Jazz At Lincoln Center Orchestra Brings Performance And Education To Greensboro

Jazz At Lincoln Center Orchestra Brings Performance And Education To Greensboro

10:09am Apr 20, 2017
UNCG Professor and Jazz at Lincoln Center Orchestra trumpeter Brandon Lee. (Photo credit: Daniel Rice)

The Jazz at Lincoln Center Orchestra (JLCO) is busy at work here in the Triad. The world-renowned band, and its leader, Wynton Marsalis are pursuing their mission to raise jazz awareness through performance and education.

Band members are teaching music students on the UNC Greensboro campus Thursday, and acclaimed trumpeter Marsalis will hold a public talk. He’s influenced an entire generation of musicians, like UNCG professor Brandon Lee. Lee first joined the JLCO as a teenager, and still tours with the group when his busy teaching schedule allows. He spoke to WFDD's David Ford 

Interview Highlights: 

On his early musical influence: 

On his [Wynton Marsalis'] album, Standard Time Volume 2, there was just something about Wynton’s sound that I gravitated toward, especially after I started playing the trumpet. Since then, growing up, trying to find every single record of his, and [I] finally [had] the opportunity to meet him in person when I was fifteen. I mean, everything about the way that I would like to carry myself in the music — I mean he’s just influenced me in so many ways. And that was everything leading up to my going to Juilliard, and playing with Jazz at Lincoln Center.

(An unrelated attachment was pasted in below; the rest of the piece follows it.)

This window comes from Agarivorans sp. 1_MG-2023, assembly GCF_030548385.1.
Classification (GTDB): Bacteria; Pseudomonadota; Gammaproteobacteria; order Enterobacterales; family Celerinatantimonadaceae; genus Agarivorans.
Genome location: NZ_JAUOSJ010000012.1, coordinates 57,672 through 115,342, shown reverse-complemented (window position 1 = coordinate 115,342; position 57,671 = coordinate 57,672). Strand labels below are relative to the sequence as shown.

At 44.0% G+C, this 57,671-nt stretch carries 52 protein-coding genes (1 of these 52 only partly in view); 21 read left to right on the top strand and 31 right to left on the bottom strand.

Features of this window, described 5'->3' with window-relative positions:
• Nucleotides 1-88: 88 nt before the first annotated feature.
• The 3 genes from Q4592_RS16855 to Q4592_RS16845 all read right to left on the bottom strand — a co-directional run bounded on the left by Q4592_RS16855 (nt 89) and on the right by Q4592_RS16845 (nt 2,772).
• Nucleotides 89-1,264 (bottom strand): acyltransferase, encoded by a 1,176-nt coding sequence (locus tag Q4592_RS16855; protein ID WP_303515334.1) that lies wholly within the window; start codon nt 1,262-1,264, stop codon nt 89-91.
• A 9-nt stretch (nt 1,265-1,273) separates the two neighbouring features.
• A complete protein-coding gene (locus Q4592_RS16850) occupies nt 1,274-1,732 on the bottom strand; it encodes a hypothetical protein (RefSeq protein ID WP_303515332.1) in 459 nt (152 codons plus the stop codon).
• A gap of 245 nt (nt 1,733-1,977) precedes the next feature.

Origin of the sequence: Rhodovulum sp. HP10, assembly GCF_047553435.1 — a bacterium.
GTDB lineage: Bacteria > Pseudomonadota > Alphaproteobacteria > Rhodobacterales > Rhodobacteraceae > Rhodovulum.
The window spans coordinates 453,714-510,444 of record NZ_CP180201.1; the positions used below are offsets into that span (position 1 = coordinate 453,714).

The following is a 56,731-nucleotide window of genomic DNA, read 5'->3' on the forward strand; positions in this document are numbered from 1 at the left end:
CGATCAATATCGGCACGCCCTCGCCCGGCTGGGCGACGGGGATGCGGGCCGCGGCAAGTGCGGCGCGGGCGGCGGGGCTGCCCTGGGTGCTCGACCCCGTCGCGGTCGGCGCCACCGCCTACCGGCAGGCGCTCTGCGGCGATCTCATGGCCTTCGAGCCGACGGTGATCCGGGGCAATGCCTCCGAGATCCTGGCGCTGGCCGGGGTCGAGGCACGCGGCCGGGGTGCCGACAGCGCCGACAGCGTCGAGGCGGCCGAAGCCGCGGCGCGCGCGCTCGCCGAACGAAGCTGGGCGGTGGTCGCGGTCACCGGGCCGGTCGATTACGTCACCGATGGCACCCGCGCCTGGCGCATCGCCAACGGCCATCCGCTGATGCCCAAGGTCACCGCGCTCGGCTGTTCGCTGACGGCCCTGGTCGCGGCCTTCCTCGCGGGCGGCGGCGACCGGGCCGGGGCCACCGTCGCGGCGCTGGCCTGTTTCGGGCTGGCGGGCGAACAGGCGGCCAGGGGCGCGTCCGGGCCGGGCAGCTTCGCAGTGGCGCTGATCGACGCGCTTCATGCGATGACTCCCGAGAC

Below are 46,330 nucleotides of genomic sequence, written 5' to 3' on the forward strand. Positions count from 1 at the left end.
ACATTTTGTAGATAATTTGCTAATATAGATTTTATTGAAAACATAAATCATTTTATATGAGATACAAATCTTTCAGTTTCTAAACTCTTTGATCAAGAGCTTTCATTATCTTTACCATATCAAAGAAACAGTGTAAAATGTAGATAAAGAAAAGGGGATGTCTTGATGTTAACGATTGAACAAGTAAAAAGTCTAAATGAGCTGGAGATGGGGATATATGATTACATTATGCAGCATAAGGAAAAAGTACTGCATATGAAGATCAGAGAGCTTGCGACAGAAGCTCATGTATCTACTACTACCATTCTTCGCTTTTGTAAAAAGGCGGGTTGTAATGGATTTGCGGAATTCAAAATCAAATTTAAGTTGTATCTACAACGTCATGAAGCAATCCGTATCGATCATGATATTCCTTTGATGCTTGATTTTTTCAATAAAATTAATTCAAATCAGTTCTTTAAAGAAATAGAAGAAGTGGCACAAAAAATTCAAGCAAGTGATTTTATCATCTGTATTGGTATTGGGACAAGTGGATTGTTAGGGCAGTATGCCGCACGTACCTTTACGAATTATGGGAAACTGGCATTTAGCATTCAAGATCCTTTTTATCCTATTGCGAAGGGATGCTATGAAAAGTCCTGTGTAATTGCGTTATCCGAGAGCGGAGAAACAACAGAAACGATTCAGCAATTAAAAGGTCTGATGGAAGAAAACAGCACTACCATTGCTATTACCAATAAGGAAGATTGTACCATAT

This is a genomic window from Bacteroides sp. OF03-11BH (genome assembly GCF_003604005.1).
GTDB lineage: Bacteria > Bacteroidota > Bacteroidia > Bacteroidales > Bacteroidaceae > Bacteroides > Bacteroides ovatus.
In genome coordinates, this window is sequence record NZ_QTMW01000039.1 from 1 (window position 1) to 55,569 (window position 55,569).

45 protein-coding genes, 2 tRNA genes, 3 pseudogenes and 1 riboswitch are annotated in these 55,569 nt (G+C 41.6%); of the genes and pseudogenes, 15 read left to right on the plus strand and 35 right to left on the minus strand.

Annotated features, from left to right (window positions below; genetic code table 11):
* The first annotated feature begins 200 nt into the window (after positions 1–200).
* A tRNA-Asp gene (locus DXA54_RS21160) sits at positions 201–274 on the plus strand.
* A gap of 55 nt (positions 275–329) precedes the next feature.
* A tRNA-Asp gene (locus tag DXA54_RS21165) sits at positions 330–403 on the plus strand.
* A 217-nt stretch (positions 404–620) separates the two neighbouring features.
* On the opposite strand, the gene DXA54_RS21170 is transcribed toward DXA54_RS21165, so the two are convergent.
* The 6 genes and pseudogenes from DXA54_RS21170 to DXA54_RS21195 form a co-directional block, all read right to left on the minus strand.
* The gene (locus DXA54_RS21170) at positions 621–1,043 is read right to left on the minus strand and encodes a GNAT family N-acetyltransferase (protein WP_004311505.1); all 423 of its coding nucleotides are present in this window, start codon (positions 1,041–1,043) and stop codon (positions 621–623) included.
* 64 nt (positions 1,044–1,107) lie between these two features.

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UNCG Professor and Jazz at Lincoln Center Orchestra trumpeter Brandon Lee. (Photo credit: Daniel Rice)

On Wynton Marsalis’ playing philosophy:

The thing that Wynton is speaking to is the idea that no matter if you’re in the practice room or not, you should approach it as though you are performing, and as though you’re trying to play at the highest level.

On performing in the JLCO;

It’s definitely something to be around musicians that are at such a high level all the time — great thinkers of the music and obviously great players. It’s not about who’s the best person in the orchestra, it’s more about, "What is [alto sax player] Ted Nash going to do tonight?" or "I wonder how so-and-so is going to approach this tune?" because it kind of keeps everybody on their toes. Everyone is capable of basically outperforming the next person. The energy that surrounds the stage is one of not just pride, but it makes me feel personally like, "I’m finally surrounded by a lot of people who — I don’t feel like I’m the best one in the room." Like, I definitely felt like I was the one on the bottom of the totem pole, but it also made me stronger. It made me realize the amount of things that I needed to work on because I have to play with them, and I have to play up to that level. There’s just nothing like having to play with so many incredible musicians.         

The Q&A with Wynton Marsalis begins at 3pm Thursday afternoon on the UNCG campus. It’s free and open to the public. The following concert at Lawndale Baptist Church in Greensboro begins at 8pm.

 

 

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